Thursday 21 September 2017

Vivid portrait of bitter mother-daughter relationship threatens the monster trope

Fiction: Colours Other Than Blue Anthony Glavin, Ward River Press,€16.99

Writer Anthony Glavin
Writer Anthony Glavin
Colours Other Than Blue by Anthony Glavin

Anne Cunningham

Guilty mothers have always made for a good story. From Euripides' Medea to Hamlet's mother Gertrude to Anne Enright's Rosaleen Madigan, the matriarchal monster is a familiar figure. Hopelessly inadequate mothers figure too, like Lionel Shriver's narrator in We Need to Talk About Kevin, or Nick Hornby's suicidal but loving mum in About A Boy.

But inadequate and guilt-ridden adult daughters are not so much explored in fiction - which is why Colours Other Than Blue makes for interesting reading.

Maeve Maguire is Bostonian-Irish, living in Dublin in the late 1980s, a single mother of a teenage daughter and a matron in the nearby nursing home.

After her elderly and much-loved father's death in Boston, Maeve finds it impossibly difficult to simply carry on. Her friend suggests a therapist, Sister Una, and Maeve reluctantly agrees.

Sister Una suggests that Maeve might in fact be missing her mother more than her father, although she died three years previously.

But Maeve's relationship with her mother was always a fraught affair, strewn with eggshells to be trodden on but not broken, and Maeve balks at returning to the bad old days of her childhood.

Sister Una suggests that Maeve keep a journal for the duration of her therapy sessions and this journal provides the stuff of Maeve's story.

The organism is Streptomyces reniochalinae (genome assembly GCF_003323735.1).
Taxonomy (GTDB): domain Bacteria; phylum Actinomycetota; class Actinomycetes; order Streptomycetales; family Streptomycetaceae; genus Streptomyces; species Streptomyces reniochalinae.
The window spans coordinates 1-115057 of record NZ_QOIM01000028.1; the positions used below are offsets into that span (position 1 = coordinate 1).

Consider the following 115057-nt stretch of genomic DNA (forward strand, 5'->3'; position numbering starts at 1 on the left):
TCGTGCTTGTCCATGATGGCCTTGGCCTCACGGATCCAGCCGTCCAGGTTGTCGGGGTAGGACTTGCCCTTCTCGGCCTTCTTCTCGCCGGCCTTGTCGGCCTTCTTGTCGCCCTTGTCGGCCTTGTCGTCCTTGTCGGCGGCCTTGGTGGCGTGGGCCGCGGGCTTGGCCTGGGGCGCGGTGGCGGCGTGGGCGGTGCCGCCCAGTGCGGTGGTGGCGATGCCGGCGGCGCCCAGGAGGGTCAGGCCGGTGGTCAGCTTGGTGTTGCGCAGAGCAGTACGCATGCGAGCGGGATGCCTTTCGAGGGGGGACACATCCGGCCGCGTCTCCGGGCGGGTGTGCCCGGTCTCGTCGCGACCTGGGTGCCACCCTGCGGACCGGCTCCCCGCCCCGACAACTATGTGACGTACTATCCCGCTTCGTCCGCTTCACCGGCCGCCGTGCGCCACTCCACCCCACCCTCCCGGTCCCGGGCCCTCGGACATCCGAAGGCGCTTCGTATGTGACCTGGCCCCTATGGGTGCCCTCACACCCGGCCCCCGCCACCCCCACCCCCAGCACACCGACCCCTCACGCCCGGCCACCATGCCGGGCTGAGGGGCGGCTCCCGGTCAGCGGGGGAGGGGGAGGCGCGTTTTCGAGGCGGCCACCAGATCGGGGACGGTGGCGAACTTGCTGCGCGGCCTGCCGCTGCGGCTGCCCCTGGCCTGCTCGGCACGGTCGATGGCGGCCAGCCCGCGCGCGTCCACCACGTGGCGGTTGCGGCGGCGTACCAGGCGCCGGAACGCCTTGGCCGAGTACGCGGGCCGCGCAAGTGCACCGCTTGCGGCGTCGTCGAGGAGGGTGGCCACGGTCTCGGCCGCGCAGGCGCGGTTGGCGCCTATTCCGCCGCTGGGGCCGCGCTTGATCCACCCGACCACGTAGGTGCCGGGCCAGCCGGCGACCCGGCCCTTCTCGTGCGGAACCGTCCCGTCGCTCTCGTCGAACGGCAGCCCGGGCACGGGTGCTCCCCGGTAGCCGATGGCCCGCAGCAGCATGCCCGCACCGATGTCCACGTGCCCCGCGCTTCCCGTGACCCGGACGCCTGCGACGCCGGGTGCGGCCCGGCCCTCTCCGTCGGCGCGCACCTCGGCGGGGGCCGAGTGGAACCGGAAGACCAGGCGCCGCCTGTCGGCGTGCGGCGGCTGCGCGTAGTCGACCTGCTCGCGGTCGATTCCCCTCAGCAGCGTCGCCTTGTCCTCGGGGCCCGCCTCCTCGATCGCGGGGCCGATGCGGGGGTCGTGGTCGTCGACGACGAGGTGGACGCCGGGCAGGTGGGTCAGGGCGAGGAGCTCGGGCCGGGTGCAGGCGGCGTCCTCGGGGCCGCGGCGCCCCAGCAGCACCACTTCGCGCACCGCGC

Over a period of nine months (now is that symbolic or what?) Maeve explores the nature of her fractious relationship with her mother - giving us a kind of biography of an ordinary life lived in the shadow of a mother who didn't, and often couldn't, cut the mustard.

Fleeing Boston when her own daughter was just a baby, Maeve has since been haunted by the feeling that she might have done more, helped more, been a more devoteddaughter.

If you're looking for momentous epiphanies, you won't find any here. It's a book full of quiet, faltering ghosts, but also a surprisingly entertaining read, the nursing home residents providing many of the lighter moments.

Glavin has borne the mantle of daughter, rather than son, with considerable flair and his Boston of the 1950s and 1960s is as vivid within the pages as his Dublin of the 1980s.

So, too - maybe more importantly - is the ever-present challenge of being a single mother to an only child.

Maeve's determination to ensure that history will not repeat itself with her daughter forces her to make some sense of history, particularly her own.

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